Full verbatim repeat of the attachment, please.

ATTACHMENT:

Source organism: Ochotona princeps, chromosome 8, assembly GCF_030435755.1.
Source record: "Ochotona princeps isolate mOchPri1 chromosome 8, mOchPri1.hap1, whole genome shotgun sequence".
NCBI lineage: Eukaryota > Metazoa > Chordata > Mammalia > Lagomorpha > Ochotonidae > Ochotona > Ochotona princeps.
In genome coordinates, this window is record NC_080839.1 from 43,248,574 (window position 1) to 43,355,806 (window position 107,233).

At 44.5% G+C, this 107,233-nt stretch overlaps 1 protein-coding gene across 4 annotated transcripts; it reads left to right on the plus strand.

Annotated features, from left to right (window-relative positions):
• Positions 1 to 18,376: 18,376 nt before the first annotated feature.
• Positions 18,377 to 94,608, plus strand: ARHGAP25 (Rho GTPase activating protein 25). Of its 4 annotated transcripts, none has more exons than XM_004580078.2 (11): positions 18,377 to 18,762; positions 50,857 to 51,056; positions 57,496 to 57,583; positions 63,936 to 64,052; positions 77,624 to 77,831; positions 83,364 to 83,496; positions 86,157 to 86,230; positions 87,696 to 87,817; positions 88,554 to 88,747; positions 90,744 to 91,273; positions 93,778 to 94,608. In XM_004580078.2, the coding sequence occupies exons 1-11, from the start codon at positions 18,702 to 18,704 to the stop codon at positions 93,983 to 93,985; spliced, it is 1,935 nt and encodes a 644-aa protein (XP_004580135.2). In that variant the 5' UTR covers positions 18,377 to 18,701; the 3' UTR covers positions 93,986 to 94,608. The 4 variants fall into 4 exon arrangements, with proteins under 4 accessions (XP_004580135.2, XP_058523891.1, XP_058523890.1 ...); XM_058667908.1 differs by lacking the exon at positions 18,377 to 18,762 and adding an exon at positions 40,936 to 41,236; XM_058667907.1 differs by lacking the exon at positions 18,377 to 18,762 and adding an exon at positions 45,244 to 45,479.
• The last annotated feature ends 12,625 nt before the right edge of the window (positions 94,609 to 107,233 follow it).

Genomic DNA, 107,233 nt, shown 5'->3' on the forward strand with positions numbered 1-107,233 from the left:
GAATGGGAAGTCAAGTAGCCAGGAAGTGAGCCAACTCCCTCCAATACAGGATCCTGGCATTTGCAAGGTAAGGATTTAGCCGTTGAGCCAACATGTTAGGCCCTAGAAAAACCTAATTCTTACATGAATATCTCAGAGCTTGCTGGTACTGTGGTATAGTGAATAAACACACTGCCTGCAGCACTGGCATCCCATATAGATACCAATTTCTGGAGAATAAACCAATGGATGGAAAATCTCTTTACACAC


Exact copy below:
Source organism: Ochotona princeps, chromosome 8, assembly GCF_030435755.1.
Source record: "Ochotona princeps isolate mOchPri1 chromosome 8, mOchPri1.hap1, whole genome shotgun sequence".
NCBI lineage: Eukaryota > Metazoa > Chordata > Mammalia > Lagomorpha > Ochotonidae > Ochotona > Ochotona princeps.
In genome coordinates, this window is record NC_080839.1 from 43,248,574 (window position 1) to 43,355,806 (window position 107,233).

At 44.5% G+C, this 107,233-nt stretch overlaps 1 protein-coding gene across 4 annotated transcripts; it reads left to right on the plus strand.

Annotated features, from left to right (window-relative positions):
• Positions 1 to 18,376: 18,376 nt before the first annotated feature.
• Positions 18,377 to 94,608, plus strand: ARHGAP25 (Rho GTPase activating protein 25). Of its 4 annotated transcripts, none has more exons than XM_004580078.2 (11): positions 18,377 to 18,762; positions 50,857 to 51,056; positions 57,496 to 57,583; positions 63,936 to 64,052; positions 77,624 to 77,831; positions 83,364 to 83,496; positions 86,157 to 86,230; positions 87,696 to 87,817; positions 88,554 to 88,747; positions 90,744 to 91,273; positions 93,778 to 94,608. In XM_004580078.2, the coding sequence occupies exons 1-11, from the start codon at positions 18,702 to 18,704 to the stop codon at positions 93,983 to 93,985; spliced, it is 1,935 nt and encodes a 644-aa protein (XP_004580135.2). In that variant the 5' UTR covers positions 18,377 to 18,701; the 3' UTR covers positions 93,986 to 94,608. The 4 variants fall into 4 exon arrangements, with proteins under 4 accessions (XP_004580135.2, XP_058523891.1, XP_058523890.1 ...); XM_058667908.1 differs by lacking the exon at positions 18,377 to 18,762 and adding an exon at positions 40,936 to 41,236; XM_058667907.1 differs by lacking the exon at positions 18,377 to 18,762 and adding an exon at positions 45,244 to 45,479.
• The last annotated feature ends 12,625 nt before the right edge of the window (positions 94,609 to 107,233 follow it).

Genomic DNA, 107,233 nt, shown 5'->3' on the forward strand with positions numbered 1-107,233 from the left:
GAATGGGAAGTCAAGTAGCCAGGAAGTGAGCCAACTCCCTCCAATACAGGATCCTGGCATTTGCAAGGTAAGGATTTAGCCGTTGAGCCAACATGTTAGGCCCTAGAAAAACCTAATTCTTACATGAATATCTCAGAGCTTGCTGGTACTGTGGTATAGTGAATAAACACACTGCCTGCAGCACTGGCATCCCATATAGATACCAATTTCTGGAGAATAAACCAATGGATGGAAAATCTCTTTACACAC